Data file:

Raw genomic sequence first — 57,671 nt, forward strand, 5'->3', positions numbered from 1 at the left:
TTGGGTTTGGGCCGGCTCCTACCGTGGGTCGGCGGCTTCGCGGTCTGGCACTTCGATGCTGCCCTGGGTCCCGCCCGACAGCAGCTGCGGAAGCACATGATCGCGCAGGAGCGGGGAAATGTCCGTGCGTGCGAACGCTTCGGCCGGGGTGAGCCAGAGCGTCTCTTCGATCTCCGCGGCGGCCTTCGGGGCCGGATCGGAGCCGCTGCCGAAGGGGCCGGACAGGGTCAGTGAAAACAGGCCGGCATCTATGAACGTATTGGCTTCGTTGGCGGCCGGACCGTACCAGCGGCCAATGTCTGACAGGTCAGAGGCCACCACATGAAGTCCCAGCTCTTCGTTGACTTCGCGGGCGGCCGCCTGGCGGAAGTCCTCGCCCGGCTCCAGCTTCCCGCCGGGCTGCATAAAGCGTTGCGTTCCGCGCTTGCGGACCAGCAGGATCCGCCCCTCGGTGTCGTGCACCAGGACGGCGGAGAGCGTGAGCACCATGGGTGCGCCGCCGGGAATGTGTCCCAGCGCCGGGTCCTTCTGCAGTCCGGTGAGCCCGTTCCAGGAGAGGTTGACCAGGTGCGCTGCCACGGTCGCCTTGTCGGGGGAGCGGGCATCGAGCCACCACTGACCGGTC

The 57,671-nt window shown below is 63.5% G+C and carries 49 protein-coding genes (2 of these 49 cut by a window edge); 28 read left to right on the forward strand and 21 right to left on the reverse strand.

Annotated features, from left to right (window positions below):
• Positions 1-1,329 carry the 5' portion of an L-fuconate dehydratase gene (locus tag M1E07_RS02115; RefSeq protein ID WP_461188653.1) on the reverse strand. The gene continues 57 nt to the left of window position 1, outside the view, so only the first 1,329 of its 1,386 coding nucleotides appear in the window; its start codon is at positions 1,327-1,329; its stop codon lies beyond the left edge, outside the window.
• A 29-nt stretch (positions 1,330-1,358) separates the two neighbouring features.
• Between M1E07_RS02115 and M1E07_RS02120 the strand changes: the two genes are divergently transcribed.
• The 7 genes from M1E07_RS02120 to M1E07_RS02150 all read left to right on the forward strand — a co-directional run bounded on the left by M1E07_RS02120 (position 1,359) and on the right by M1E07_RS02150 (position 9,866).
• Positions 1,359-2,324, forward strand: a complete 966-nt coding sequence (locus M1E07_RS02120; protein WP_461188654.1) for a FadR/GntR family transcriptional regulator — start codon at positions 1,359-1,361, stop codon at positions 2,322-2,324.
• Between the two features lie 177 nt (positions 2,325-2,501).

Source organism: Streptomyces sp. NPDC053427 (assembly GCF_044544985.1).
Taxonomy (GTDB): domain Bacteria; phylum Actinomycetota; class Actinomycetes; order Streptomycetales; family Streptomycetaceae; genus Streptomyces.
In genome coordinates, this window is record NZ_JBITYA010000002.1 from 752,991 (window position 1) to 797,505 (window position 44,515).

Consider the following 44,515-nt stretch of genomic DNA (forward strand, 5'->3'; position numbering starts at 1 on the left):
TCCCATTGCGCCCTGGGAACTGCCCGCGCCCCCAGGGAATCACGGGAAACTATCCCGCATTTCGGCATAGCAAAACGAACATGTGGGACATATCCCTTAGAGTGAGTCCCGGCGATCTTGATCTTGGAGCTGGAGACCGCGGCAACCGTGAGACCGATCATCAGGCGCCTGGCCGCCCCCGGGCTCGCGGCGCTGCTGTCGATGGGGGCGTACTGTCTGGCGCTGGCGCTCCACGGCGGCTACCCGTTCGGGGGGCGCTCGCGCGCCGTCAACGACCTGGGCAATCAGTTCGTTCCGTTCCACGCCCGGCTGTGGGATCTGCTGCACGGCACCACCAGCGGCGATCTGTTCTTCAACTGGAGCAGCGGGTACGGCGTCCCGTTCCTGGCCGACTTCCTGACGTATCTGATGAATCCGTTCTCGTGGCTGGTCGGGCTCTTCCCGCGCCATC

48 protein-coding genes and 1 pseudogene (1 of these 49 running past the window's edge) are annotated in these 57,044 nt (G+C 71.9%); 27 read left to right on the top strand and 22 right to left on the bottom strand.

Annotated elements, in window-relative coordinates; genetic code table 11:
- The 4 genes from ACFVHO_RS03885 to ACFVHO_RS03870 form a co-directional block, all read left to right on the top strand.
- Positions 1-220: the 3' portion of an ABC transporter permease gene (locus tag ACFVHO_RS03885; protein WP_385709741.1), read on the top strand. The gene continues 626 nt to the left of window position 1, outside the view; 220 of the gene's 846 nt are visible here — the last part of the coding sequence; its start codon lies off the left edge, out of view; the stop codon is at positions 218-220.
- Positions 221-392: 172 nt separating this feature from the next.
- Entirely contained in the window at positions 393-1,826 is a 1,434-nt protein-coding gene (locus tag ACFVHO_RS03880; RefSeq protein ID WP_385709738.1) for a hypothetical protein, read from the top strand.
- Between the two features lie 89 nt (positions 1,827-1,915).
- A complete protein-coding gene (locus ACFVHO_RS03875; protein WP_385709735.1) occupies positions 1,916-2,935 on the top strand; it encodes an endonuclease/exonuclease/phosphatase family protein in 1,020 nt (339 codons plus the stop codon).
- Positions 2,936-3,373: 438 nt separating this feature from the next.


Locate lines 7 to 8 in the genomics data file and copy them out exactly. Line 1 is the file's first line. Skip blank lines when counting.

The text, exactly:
• Between M1E07_RS02115 and M1E07_RS02120 the strand changes: the two genes are divergently transcribed.
• The 7 genes from M1E07_RS02120 to M1E07_RS02150 all read left to right on the forward strand — a co-directional run bounded on the left by M1E07_RS02120 (position 1,359) and on the right by M1E07_RS02150 (position 9,866).